In eukaryotes, DNA can be modified by methylation of cytosine bases. The enzymes that carry out this modification are called DNA methyltransferases. Aberrant or increased levels of methylation has been correlated with gene silencing and the development of several cancers. Recently, a second cytosine modification, 5-hydroxymethylcytosine (5-hmC), has been characterized in eukaryotes and research efforts are focused to understand its function.
Methods Used to Study Epigenetics
The most common technique for assessing DNA methylation involves the use of sodium bisulfite to convert unmethylated and methylated cytosine residues to uracil and cytosine, respectively. Methylated cytosines can then be identified through various downstream nucleic acid analysis methods, including PCR, qPCR, HRM, and sequencing. This commonly used technique can both identify individual methylation sites and quantify the level of methylation for a particular genomic region.
Other techniques for methylation analysis include the use of restriction enzymes, which are either resistant or sensitive to DNA methylation, and methylated DNA immunoprecipitation (MeDIP), which utilizes antibodies to isolate methylated DNA fragments for analysis.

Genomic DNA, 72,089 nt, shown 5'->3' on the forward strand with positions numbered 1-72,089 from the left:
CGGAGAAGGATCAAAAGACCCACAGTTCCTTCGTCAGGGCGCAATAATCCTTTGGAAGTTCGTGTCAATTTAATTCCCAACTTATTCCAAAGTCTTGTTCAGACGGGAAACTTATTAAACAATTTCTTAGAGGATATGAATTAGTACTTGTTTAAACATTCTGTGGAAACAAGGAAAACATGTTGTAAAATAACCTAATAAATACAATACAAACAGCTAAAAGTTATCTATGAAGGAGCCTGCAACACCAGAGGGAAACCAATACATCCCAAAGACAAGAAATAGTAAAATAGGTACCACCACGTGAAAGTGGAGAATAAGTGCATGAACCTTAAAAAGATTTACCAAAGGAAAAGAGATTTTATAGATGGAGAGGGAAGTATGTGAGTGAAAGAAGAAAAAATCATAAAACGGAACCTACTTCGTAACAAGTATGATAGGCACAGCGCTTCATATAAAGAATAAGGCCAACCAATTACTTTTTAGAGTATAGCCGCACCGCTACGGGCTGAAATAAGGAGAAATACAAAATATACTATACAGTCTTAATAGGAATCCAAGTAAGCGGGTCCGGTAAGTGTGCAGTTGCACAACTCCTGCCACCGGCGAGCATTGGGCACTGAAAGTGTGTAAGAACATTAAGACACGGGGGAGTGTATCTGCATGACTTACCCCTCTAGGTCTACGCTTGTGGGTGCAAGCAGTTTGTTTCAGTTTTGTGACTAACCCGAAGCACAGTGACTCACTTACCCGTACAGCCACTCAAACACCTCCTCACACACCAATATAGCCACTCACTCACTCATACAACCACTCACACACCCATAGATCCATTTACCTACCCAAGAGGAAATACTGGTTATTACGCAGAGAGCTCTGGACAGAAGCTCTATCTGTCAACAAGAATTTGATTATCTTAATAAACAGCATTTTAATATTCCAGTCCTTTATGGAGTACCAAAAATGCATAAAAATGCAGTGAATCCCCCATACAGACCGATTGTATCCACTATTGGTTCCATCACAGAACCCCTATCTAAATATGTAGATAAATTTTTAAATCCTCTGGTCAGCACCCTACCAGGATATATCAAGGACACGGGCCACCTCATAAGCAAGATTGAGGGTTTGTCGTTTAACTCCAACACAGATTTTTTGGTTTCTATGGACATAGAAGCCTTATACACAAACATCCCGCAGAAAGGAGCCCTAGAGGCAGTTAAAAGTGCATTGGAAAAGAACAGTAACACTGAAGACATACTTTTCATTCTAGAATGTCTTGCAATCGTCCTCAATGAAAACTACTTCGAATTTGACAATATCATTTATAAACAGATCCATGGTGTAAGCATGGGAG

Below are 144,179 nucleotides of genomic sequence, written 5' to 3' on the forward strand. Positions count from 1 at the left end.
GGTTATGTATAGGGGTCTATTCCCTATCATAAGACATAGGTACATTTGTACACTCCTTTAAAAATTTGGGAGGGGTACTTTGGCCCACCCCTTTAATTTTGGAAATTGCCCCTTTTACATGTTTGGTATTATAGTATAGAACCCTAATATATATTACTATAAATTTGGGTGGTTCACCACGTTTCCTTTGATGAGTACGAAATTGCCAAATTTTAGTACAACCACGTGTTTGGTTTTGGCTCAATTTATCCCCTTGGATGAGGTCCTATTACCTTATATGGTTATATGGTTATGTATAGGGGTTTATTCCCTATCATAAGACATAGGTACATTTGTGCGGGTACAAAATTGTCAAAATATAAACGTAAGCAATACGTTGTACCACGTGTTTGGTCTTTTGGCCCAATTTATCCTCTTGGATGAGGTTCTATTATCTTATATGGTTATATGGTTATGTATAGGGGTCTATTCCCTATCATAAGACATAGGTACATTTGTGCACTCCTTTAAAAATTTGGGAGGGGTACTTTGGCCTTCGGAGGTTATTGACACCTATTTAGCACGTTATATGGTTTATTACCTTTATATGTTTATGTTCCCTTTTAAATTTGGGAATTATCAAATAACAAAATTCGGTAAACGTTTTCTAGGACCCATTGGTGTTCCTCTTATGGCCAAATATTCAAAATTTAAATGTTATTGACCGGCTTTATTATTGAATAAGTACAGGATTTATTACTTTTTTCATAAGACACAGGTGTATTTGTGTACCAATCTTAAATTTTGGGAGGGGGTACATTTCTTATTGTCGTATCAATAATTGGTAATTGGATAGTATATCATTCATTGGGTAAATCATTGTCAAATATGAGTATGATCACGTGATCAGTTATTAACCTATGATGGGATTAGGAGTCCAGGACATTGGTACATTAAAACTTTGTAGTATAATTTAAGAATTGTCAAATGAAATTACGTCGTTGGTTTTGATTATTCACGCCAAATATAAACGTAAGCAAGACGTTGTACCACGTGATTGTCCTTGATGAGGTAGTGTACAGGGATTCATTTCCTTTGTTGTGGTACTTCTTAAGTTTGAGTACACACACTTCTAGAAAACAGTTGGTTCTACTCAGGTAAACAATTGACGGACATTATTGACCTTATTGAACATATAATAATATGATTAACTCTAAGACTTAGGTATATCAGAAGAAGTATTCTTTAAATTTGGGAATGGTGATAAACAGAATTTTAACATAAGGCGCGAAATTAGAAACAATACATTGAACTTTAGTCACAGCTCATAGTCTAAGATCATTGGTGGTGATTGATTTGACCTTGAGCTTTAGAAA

The interaction between proteins (for example, histones) and DNA is most often studied using a technique known as chromatin immunoprecipitation (ChIP). ChIP is a preparatory method that uses highly specific antibodies against DNA-binding proteins to isolate DNA fragments that bind transcription factors or other DNA-binding proteins.
The isolated fragment can be characterized by using various nucleic acid analysis techniques, including PCR, qPCR, sequencing, and microarray hybridization. This can help determine whether specific proteins are associated with specific genomic regions. ChIP is also useful for identifying regions of the genome that are associated with specific histone modifications (for example, activating or repressive).